Joint probe says drones came from North Korea

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Joint probe says drones came from North Korea


The government said three unmanned aerial vehicles (UAV) that crashed in South Korea were definitely sent by North Korea to spy over frontline military units and the Blue House.

A Seoul-Washington joint investigation team concluded that the departure and intended return points of the three drones found in Paju, Baengnyeong Island and Samcheok were North Korean territory, the Ministry of National Defense announced yesterday at a briefing.

Based on an analysis of a memory chip and the memory sticks of digital cameras in the drones, the investigators were able to piece together their flight plans. The plane found on March 30 on Baengnyeong Island was sent from an unidentified location 27 kilometers (16.7 miles) away from Haeju, a western coastal city in North Korea near the border. It was supposed to return to the same point.

According to the photos taken by the digital camera inside, the drone was found to have completed most of its 50-minute flight program, the ministry said. The plan was to hover over several military units near Socheong Island and Daecheong Island in an S-shaped route.

The drone discovered on March 24 in Paju, a western border city, was sent from 5 kilometers northwest of Kaesong in North Korea and ordered to return to the same point. It also accomplished most of its programmed route, the ministry said.

The latest one, found on April 6 in Samcheok, an eastern coastal city, was launched 17 kilometers east of Pyonggang County, Kangwon Province, North Korea, and was also ordered to return to the same point.

It was programmed to fly over several military facilities, the ministry said, but investigators could not confirm its actual flight plan. The South Korean man who discovered the drone and reported it to the military said he deleted all files from the digital camera’s memory stick that he found inside and intended to use it himself.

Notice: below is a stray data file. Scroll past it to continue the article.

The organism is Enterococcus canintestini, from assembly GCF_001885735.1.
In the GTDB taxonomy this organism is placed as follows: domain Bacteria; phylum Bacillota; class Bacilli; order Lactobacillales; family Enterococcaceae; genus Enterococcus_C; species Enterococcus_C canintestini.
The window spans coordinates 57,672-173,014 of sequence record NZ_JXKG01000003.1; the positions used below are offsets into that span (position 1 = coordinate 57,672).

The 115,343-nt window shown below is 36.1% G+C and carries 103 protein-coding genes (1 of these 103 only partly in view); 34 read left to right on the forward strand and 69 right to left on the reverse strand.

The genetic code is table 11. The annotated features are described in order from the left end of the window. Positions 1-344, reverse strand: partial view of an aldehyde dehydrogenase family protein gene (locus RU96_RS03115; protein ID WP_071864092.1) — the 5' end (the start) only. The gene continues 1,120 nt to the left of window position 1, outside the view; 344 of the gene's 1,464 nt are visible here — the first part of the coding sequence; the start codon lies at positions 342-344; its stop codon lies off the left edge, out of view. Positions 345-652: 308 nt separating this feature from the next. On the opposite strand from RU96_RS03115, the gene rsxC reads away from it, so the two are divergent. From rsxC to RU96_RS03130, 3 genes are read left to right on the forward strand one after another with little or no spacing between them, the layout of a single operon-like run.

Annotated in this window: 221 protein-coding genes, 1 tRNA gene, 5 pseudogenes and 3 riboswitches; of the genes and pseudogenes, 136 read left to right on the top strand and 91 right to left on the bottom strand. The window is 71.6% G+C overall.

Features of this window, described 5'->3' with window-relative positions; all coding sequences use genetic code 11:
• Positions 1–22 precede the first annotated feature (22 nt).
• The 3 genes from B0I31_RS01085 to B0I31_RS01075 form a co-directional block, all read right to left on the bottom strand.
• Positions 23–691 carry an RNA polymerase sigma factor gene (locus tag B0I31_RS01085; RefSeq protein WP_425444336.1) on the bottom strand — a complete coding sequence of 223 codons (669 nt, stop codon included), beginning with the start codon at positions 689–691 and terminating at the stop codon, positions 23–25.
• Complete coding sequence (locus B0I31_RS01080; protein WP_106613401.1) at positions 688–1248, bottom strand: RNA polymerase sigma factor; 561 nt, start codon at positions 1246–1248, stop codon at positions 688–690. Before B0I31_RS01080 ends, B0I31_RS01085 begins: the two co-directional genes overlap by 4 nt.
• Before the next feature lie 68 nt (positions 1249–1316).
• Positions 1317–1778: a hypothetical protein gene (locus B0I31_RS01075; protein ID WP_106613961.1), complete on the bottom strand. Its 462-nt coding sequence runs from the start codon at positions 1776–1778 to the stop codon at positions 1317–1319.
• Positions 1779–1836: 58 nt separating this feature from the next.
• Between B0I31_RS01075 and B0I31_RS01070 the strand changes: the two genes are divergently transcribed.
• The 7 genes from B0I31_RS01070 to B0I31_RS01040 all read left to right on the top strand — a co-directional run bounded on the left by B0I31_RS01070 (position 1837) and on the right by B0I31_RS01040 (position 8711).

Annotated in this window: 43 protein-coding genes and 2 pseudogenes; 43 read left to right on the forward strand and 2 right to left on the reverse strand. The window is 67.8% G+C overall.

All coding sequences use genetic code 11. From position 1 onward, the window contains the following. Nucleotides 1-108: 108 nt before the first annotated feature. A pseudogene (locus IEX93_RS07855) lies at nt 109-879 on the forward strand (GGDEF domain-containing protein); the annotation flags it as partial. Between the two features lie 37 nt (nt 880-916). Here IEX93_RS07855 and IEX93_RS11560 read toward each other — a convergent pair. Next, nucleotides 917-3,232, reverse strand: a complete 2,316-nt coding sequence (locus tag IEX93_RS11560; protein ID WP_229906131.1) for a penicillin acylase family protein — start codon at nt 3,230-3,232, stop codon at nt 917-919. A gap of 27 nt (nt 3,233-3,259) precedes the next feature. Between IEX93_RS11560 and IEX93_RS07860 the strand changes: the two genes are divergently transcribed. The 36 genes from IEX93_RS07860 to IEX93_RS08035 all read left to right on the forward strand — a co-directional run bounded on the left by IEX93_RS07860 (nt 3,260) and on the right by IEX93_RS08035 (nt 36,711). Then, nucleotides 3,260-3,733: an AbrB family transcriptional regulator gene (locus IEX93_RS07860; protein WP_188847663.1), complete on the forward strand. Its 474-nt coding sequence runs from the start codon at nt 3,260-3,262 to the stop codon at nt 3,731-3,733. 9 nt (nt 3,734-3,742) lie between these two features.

The ministry said officials were still analyzing the departure points to pin down whether they had military units or airfields.

The small drones could have been sent from a mobile launch pad, according to the ministry.

Discussing allegations published online that the drones appeared to be made by a Chinese manufacturer, a ministry official said, “The shape and other characteristics of the drones were very similar to Chinese drones, as alleged by netizens. We asked the Chinese Embassy in Seoul to offer some materials about the alleged Chinese products, but we haven’t received any answers.”

The drone in Paju flew lower than its planned altitude, the ministry said, possibly due to a faulty engine. The planes on Baengnyeong Island and in Samcheok crashed because they ran out of fuel, the ministry said.

When asked about the maximum flight distance for a round trip for one of the drones, the official said it would be between 200 kilometers and 420 kilometers, based on similar Chinese products. The drones could carry three or four kilograms of chemical weapons or a bomb, the official said.

“We analyzed how much the drones could carry only loaded with fuel and without a digital camera,” the official said. “The result was that they could carry three or four kilograms each, which means it could effect people within 10 or 20 meters of its radius” after it landed with a payload.


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